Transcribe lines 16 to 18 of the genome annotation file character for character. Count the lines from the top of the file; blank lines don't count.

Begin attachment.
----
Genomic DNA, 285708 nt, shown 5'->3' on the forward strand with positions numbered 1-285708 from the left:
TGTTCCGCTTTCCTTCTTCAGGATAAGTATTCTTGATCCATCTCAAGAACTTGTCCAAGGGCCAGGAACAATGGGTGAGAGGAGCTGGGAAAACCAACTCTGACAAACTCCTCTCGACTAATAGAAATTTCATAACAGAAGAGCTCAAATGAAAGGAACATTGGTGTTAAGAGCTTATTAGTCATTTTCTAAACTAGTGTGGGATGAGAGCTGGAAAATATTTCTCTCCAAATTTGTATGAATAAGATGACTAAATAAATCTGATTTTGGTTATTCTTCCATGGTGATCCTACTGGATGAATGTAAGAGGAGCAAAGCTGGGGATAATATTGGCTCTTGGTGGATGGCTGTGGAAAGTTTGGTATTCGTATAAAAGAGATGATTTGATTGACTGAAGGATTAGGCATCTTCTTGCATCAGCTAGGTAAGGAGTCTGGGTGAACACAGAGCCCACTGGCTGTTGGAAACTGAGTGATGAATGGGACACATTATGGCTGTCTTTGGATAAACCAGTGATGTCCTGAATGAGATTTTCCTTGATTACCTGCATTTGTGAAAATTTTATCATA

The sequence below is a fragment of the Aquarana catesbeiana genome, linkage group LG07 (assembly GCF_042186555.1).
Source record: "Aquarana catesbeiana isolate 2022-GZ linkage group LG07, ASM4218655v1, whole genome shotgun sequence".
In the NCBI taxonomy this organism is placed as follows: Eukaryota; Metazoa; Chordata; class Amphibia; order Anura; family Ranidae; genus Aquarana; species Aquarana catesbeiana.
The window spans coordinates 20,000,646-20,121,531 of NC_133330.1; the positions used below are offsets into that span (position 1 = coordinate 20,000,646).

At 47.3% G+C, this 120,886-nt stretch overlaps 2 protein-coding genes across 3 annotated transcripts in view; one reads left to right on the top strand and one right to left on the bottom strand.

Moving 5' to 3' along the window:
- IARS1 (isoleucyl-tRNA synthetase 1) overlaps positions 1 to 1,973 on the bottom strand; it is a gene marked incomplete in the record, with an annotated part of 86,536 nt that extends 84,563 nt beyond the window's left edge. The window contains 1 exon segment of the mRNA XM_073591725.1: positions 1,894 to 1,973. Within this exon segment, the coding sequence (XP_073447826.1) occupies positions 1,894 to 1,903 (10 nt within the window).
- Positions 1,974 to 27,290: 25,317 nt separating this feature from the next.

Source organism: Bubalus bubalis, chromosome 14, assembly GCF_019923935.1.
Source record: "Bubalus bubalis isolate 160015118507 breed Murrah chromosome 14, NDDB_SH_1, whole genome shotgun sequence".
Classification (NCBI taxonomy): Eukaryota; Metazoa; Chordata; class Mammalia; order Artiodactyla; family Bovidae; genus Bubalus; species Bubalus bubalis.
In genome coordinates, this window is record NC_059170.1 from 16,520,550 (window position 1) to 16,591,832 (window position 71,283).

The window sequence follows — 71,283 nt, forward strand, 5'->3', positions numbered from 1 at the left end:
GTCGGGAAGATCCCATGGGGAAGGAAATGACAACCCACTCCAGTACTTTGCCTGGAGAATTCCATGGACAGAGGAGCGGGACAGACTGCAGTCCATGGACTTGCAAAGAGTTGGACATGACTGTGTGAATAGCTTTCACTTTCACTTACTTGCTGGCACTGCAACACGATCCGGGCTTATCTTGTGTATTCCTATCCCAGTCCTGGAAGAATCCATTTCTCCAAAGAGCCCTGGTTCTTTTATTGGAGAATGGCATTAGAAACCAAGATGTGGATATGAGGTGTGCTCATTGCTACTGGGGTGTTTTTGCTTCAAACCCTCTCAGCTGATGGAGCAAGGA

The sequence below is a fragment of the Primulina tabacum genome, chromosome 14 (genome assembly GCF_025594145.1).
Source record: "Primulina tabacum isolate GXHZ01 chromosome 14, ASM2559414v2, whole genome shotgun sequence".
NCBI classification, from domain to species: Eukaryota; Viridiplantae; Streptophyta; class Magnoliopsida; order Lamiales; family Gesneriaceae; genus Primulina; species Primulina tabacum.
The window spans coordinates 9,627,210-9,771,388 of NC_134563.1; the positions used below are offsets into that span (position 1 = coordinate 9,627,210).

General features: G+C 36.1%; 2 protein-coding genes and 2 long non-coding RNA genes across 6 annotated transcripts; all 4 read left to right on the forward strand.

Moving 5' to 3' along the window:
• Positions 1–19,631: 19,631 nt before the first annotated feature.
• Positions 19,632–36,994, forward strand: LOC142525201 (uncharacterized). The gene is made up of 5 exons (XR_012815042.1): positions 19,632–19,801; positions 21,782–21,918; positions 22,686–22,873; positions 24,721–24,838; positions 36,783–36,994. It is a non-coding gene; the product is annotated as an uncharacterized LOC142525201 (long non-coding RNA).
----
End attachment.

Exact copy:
GTCGGGAAGATCCCATGGGGAAGGAAATGACAACCCACTCCAGTACTTTGCCTGGAGAATTCCATGGACAGAGGAGCGGGACAGACTGCAGTCCATGGACTTGCAAAGAGTTGGACATGACTGTGTGAATAGCTTTCACTTTCACTTACTTGCTGGCACTGCAACACGATCCGGGCTTATCTTGTGTATTCCTATCCCAGTCCTGGAAGAATCCATTTCTCCAAAGAGCCCTGGTTCTTTTATTGGAGAATGGCATTAGAAACCAAGATGTGGATATGAGGTGTGCTCATTGCTACTGGGGTGTTTTTGCTTCAAACCCTCTCAGCTGATGGAGCAAGGA

The sequence below is a fragment of the Primulina tabacum genome, chromosome 14 (genome assembly GCF_025594145.1).
Source record: "Primulina tabacum isolate GXHZ01 chromosome 14, ASM2559414v2, whole genome shotgun sequence".